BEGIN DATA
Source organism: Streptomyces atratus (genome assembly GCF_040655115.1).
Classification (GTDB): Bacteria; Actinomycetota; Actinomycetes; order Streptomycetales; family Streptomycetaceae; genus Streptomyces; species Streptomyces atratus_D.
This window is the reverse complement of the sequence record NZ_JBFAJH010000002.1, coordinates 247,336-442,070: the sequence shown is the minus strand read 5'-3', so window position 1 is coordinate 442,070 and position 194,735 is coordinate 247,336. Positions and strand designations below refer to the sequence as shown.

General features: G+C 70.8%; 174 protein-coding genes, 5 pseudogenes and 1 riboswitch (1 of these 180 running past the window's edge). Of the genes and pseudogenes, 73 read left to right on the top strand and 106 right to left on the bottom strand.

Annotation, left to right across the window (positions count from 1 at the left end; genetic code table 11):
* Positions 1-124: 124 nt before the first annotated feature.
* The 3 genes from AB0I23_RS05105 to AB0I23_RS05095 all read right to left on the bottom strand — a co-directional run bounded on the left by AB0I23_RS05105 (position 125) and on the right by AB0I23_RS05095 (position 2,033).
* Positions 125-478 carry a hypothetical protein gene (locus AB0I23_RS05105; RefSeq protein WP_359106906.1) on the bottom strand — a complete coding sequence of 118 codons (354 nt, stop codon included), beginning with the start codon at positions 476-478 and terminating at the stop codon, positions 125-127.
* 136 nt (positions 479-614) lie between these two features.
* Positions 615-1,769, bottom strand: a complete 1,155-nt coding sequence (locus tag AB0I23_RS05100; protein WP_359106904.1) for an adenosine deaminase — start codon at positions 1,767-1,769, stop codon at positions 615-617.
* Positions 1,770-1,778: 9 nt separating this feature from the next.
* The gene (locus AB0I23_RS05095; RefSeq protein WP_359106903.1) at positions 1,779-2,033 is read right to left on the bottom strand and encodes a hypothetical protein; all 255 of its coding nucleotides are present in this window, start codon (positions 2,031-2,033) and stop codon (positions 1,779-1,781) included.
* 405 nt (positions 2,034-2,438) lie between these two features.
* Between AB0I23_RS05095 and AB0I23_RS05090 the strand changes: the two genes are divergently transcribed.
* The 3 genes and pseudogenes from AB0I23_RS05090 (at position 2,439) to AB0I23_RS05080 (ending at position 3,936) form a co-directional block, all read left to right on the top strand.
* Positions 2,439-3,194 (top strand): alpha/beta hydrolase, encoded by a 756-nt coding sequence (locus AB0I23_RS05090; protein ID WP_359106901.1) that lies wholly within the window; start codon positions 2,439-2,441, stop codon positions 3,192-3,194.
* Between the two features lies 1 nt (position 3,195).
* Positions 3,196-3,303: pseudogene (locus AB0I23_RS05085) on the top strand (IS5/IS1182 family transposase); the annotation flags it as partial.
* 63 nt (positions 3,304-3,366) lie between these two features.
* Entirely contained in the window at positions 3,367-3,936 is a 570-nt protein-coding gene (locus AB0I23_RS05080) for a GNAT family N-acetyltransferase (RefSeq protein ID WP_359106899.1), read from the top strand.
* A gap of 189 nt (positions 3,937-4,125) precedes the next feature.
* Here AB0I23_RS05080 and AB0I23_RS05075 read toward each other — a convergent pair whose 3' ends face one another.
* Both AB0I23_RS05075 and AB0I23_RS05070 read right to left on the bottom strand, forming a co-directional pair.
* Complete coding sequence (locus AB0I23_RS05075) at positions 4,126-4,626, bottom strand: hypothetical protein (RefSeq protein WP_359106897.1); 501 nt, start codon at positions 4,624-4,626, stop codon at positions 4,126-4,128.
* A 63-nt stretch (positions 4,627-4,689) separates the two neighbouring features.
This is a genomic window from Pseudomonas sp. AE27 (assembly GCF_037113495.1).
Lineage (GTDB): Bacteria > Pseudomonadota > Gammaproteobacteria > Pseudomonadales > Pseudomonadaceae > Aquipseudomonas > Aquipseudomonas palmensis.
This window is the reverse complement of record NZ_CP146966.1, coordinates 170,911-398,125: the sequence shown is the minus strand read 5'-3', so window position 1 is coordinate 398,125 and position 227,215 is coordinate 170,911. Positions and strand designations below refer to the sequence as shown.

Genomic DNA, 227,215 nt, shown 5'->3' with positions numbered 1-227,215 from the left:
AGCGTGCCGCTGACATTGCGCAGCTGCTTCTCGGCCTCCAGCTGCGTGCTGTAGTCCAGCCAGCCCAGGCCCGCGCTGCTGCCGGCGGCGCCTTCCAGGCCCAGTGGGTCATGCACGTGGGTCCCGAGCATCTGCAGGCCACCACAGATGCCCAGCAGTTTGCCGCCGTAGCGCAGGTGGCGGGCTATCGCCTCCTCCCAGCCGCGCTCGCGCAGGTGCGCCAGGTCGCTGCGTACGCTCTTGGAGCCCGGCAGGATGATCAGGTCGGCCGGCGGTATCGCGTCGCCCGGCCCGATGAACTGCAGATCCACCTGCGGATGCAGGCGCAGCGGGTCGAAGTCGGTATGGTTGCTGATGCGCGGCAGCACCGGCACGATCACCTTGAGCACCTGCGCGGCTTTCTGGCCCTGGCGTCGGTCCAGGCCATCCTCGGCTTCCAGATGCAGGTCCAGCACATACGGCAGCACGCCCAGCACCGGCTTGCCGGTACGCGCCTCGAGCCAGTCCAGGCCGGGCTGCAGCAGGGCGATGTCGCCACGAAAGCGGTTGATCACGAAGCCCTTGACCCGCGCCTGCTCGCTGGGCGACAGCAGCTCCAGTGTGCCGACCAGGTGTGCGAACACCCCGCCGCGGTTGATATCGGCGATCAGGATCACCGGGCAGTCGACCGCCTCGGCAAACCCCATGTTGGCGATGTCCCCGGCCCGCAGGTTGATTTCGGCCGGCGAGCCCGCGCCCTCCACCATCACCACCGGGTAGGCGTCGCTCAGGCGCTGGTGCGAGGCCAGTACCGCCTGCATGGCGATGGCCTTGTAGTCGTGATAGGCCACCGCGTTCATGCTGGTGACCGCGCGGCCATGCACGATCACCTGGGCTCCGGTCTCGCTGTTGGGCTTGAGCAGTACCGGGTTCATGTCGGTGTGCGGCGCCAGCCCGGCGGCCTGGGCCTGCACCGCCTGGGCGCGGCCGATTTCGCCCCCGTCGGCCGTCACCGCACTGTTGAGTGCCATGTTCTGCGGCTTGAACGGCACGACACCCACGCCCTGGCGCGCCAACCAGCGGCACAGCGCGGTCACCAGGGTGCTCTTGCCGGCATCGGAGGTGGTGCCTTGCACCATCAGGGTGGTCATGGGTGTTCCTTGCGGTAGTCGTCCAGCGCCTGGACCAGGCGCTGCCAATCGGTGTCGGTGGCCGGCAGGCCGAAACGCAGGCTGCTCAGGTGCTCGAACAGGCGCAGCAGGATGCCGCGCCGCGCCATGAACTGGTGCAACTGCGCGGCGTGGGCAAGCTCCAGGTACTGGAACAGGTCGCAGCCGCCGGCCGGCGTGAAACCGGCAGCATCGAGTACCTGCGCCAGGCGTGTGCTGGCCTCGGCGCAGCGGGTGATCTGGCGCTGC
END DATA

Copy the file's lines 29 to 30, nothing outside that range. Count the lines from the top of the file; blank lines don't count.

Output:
Genomic DNA, 227,215 nt, shown 5'->3' with positions numbered 1-227,215 from the left:
AGCGTGCCGCTGACATTGCGCAGCTGCTTCTCGGCCTCCAGCTGCGTGCTGTAGTCCAGCCAGCCCAGGCCCGCGCTGCTGCCGGCGGCGCCTTCCAGGCCCAGTGGGTCATGCACGTGGGTCCCGAGCATCTGCAGGCCACCACAGATGCCCAGCAGTTTGCCGCCGTAGCGCAGGTGGCGGGCTATCGCCTCCTCCCAGCCGCGCTCGCGCAGGTGCGCCAGGTCGCTGCGTACGCTCTTGGAGCCCGGCAGGATGATCAGGTCGGCCGGCGGTATCGCGTCGCCCGGCCCGATGAACTGCAGATCCACCTGCGGATGCAGGCGCAGCGGGTCGAAGTCGGTATGGTTGCTGATGCGCGGCAGCACCGGCACGATCACCTTGAGCACCTGCGCGGCTTTCTGGCCCTGGCGTCGGTCCAGGCCATCCTCGGCTTCCAGATGCAGGTCCAGCACATACGGCAGCACGCCCAGCACCGGCTTGCCGGTACGCGCCTCGAGCCAGTCCAGGCCGGGCTGCAGCAGGGCGATGTCGCCACGAAAGCGGTTGATCACGAAGCCCTTGACCCGCGCCTGCTCGCTGGGCGACAGCAGCTCCAGTGTGCCGACCAGGTGTGCGAACACCCCGCCGCGGTTGATATCGGCGATCAGGATCACCGGGCAGTCGACCGCCTCGGCAAACCCCATGTTGGCGATGTCCCCGGCCCGCAGGTTGATTTCGGCCGGCGAGCCCGCGCCCTCCACCATCACCACCGGGTAGGCGTCGCTCAGGCGCTGGTGCGAGGCCAGTACCGCCTGCATGGCGATGGCCTTGTAGTCGTGATAGGCCACCGCGTTCATGCTGGTGACCGCGCGGCCATGCACGATCACCTGGGCTCCGGTCTCGCTGTTGGGCTTGAGCAGTACCGGGTTCATGTCGGTGTGCGGCGCCAGCCCGGCGGCCTGGGCCTGCACCGCCTGGGCGCGGCCGATTTCGCCCCCGTCGGCCGTCACCGCACTGTTGAGTGCCATGTTCTGCGGCTTGAACGGCACGACACCCACGCCCTGGCGCGCCAACCAGCGGCACAGCGCGGTCACCAGGGTGCTCTTGCCGGCATCGGAGGTGGTGCCTTGCACCATCAGGGTGGTCATGGGTGTTCCTTGCGGTAGTCGTCCAGCGCCTGGACCAGGCGCTGCCAATCGGTGTCGGTGGCCGGCAGGCCGAAACGCAGGCTGCTCAGGTGCTCGAACAGGCGCAGCAGGATGCCGCGCCGCGCCATGAACTGGTGCAACTGCGCGGCGTGGGCAAGCTCCAGGTACTGGAACAGGTCGCAGCCGCCGGCCGGCGTGAAACCGGCAGCATCGAGTACCTGCGCCAGGCGTGTGCTGGCCTCGGCGCAGCGGGTGATCTGGCGCTGC